LaMelo Ball has the talent to transform the Charlotte Hornets and take them to new heights. Can he keep making the subtle improvements it will take?
Assuming LeBron James stays healthy most of this season, he’ll pass Kareem Abdul-Jabbar to become the NBA’s all-time leading scorer. It’s a select club, those few who at some point held that title. LeBron. Kareem. Wilt Chamberlain. Bob Pettit. George Mikan. The NBA is full of clubs. The 20,000-point club. The quadruple-double club. The still-unsettled bus driver club. Few are as exclusive one that counts Terry Catledge, Willie Anderson and Ricky Davis as members.
All three of those players led their team in minutes the year before a franchise-defining talent arrived. Catledge was Orlando’s premiere big man the year before they drafted Shaquille O’Neal. Anderson was San Antonio’s pride and joy, a 22-year-old putting up nearly 20, 5 and 5, which was kind of a big deal, at least until David Robinson arrived a year later. Ricky Davis was trying to out-jump Cleveland’s long-suffering and damn near did; a year later, a rookie out of high school from nearby Akron began his Herculean labor of leading the Cavs to glory.
The Magic, Spurs and Cavaliers are not glamour franchises. But put a superstar on any team and that team is on the map; enjoy enough success there, especially if you win a title with them, and that franchise — no matter small — will always have cachet. This brings us to LaMelo Ball.
Charlotte’s point guard showed growth from his rookie year to his sophomore season. The 2021 Rookie of the Year was even better in 2022 when Ball was an All-Star and one of only five players in the league to average 20, 6 and 7. He finished top-10 in assists and steals, top-15 in 3-pointers and top-20 in points. His numbers improving wasn’t simply a matter of more playing time, either: Ball showed significant improvement shooting 3-pointers on catch-and-shoot looks and off the dribble his first two years, and that’s with him increasing his 3-point attempts by about 30 percent. And the numbers aren’t even the best part.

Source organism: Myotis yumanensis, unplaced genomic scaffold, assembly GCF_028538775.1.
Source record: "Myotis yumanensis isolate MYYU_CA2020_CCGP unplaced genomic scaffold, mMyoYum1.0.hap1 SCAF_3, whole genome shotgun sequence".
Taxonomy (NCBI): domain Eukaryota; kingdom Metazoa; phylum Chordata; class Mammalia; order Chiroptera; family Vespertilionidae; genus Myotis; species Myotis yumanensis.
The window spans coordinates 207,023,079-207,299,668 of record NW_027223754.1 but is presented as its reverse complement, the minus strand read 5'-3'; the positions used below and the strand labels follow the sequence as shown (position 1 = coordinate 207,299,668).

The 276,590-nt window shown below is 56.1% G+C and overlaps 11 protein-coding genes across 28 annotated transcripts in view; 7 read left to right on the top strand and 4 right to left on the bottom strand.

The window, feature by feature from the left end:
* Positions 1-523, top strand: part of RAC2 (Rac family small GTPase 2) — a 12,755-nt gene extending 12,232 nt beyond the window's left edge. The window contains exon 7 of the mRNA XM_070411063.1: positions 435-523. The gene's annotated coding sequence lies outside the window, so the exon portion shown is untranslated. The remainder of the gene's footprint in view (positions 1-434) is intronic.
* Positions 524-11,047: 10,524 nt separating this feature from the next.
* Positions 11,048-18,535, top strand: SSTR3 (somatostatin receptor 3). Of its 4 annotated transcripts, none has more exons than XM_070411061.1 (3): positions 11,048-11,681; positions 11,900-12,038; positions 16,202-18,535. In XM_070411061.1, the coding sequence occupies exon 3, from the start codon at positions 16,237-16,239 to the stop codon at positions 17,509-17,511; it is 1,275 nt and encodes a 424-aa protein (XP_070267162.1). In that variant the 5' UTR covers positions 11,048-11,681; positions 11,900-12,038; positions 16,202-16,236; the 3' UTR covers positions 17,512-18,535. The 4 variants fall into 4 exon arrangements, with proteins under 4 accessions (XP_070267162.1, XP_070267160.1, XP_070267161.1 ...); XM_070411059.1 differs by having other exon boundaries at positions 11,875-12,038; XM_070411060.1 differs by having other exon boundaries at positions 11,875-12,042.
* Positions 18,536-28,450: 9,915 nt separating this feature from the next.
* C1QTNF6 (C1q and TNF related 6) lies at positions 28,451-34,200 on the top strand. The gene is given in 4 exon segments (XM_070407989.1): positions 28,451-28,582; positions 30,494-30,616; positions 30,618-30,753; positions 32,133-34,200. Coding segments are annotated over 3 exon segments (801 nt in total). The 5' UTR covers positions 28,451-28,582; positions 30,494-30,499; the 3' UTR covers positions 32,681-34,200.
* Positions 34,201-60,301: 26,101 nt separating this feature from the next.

LaMelo Ball is changing how the league sees the Charlotte Hornets
For years, a “March game in Charlotte” was code for the doggiest of dog days, a hellish combination of the year’s most feral weather month and the NBA’s least-inspiring franchise. In Ball, the Hornets have a player as exciting to fans of other teams as his own, a first since Larry Johnson was in his Grandmama heyday. After missing the playoffs the four years before Ball’s arrival, they reached the play-in the last two as a 10-seed, eliminated in the first game each time. This year the East looks deeper than it has in years. And the Hornets have unsettled, unsettling questions hanging over the team.
Miles Bridges was expected to sign a large, maybe maximum contract extension last summer and co-star with Ball as the team’s best players. Both are young, both boast exceptional skill sets, both were drafted by Charlotte. All that understandably changed in July after Bridges was charged with three felonies relating to domestic violence and child abuse. The legal proceedings are still unfolding, but it’s harder to imagine these Hornets breaking their play-in duck and finally advancing without a Bridges-sized infusion of talent into the roster. That is, unless Ball hits a new level this year.
For Ball, that’d mean better finishing inside the arc, especially at or near the rim, and more caution. He was 10th in the league in turnovers last year. One ray of hope: the Hornets added a legit lob threat when they drafted 7-footer Mark Williams, a center whose ability to roll and get vertical offers Ball options not necessarily present with Bismack Biyobo or whichever Zeller or Plumlee is on the team this year.
A better big man might deepen the magic of Ball’s floater/lob game, reversing one of the few gray clouds in an otherwise sunny first two years: his first year he shot 4 percentage points worse on 2-pointers than the league average; last year he was more than 7 percentage points worse. Ball has also been subpar finishing at the basket. Current (and former!) Charlotte head coach Steve Clifford wants to see him stay aggressive pressuring defenses, saying if Ball could get to the line just three more times a game it’d be a “gamechanger.”
Can Ball lead the Hornets to the playoffs? And some actual somewhere once they’re there? Coupling team success and his own could be enough to finally put Charlotte on the map and LaMelo in the select group of players who brought identity to their previously Podunk franchise. As young as Ball is, he’s already just about due to begin talking contract extension. The Hornets best get moving before a “March night in Charlotte” is once again a slur.